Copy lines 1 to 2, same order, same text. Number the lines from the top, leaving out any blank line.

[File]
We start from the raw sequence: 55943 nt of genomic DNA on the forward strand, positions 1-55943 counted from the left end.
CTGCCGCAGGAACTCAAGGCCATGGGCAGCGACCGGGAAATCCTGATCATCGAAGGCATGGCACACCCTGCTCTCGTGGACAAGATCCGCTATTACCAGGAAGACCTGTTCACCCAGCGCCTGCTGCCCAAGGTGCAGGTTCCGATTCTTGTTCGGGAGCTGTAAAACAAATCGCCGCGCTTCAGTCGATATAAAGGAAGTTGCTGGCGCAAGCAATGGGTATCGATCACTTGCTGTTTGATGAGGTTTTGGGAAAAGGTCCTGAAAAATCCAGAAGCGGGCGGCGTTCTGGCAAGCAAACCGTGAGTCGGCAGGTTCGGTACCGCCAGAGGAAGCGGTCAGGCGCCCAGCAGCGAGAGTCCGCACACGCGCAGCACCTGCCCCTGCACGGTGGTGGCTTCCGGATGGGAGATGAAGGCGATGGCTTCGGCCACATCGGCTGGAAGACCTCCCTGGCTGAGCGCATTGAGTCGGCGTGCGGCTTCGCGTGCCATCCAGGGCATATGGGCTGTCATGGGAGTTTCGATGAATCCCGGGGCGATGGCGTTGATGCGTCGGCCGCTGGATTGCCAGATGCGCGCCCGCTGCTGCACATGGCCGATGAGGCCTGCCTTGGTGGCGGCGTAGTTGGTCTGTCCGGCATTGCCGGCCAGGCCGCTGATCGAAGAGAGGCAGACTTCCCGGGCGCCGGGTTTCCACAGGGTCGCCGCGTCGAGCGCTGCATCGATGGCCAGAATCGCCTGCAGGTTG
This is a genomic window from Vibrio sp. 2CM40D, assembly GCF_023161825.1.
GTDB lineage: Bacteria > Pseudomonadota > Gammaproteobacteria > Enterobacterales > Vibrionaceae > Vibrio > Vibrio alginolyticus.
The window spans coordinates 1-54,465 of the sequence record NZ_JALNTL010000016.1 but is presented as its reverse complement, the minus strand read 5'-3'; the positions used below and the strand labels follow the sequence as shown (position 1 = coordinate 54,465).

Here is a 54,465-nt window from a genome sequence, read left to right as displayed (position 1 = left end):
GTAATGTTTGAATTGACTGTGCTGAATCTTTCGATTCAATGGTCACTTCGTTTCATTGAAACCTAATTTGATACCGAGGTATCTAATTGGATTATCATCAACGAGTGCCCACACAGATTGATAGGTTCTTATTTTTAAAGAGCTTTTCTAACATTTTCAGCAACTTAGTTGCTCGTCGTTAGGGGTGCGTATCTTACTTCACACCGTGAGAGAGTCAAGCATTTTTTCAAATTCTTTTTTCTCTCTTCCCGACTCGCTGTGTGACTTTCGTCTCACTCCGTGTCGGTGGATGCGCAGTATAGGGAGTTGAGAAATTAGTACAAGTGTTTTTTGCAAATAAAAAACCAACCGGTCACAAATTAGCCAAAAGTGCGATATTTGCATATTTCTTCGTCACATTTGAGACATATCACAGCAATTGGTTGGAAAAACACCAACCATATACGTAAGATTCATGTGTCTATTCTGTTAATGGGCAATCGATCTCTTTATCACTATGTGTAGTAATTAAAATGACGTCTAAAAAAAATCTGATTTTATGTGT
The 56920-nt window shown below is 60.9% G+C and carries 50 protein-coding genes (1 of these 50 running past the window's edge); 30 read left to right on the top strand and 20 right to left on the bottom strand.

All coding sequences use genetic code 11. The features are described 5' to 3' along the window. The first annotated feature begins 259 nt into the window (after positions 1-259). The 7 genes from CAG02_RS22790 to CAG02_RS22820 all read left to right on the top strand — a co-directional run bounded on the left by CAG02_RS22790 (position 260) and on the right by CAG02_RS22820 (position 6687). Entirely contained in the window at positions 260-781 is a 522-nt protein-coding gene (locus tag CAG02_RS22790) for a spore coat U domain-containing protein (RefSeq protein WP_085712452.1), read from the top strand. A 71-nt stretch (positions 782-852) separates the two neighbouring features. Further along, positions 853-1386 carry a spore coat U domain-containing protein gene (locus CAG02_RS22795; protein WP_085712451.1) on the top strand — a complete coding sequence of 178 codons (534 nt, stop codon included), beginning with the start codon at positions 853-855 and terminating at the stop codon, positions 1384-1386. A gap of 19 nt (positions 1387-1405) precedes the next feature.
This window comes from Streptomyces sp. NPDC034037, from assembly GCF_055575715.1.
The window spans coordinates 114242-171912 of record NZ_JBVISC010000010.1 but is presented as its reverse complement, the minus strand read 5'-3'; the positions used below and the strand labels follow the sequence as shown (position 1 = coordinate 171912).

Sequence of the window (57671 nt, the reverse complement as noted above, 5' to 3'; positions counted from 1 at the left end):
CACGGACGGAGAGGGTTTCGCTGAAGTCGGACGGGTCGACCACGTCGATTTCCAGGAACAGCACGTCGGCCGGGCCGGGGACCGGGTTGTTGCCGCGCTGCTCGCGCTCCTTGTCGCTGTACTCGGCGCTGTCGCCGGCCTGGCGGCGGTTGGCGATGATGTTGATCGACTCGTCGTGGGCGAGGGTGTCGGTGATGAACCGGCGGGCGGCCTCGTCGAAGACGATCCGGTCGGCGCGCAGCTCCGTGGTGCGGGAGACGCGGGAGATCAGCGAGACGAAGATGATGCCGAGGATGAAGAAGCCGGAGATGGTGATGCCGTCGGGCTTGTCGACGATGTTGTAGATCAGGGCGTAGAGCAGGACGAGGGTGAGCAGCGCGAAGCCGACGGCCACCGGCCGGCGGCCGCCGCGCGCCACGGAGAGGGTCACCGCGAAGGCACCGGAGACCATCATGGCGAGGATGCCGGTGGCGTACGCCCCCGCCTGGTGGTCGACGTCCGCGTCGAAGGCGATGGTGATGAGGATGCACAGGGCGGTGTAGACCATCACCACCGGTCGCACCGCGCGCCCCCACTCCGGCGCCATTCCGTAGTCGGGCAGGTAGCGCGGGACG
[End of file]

We start from the raw sequence: 55943 nt of genomic DNA on the forward strand, positions 1-55943 counted from the left end.
CTGCCGCAGGAACTCAAGGCCATGGGCAGCGACCGGGAAATCCTGATCATCGAAGGCATGGCACACCCTGCTCTCGTGGACAAGATCCGCTATTACCAGGAAGACCTGTTCACCCAGCGCCTGCTGCCCAAGGTGCAGGTTCCGATTCTTGTTCGGGAGCTGTAAAACAAATCGCCGCGCTTCAGTCGATATAAAGGAAGTTGCTGGCGCAAGCAATGGGTATCGATCACTTGCTGTTTGATGAGGTTTTGGGAAAAGGTCCTGAAAAATCCAGAAGCGGGCGGCGTTCTGGCAAGCAAACCGTGAGTCGGCAGGTTCGGTACCGCCAGAGGAAGCGGTCAGGCGCCCAGCAGCGAGAGTCCGCACACGCGCAGCACCTGCCCCTGCACGGTGGTGGCTTCCGGATGGGAGATGAAGGCGATGGCTTCGGCCACATCGGCTGGAAGACCTCCCTGGCTGAGCGCATTGAGTCGGCGTGCGGCTTCGCGTGCCATCCAGGGCATATGGGCTGTCATGGGAGTTTCGATGAATCCCGGGGCGATGGCGTTGATGCGTCGGCCGCTGGATTGCCAGATGCGCGCCCGCTGCTGCACATGGCCGATGAGGCCTGCCTTGGTGGCGGCGTAGTTGGTCTGTCCGGCATTGCCGGCCAGGCCGCTGATCGAAGAGAGGCAGACTTCCCGGGCGCCGGGTTTCCACAGGGTCGCCGCGTCGAGCGCTGCATCGATGGCCAGAATCGCCTGCAGGTTG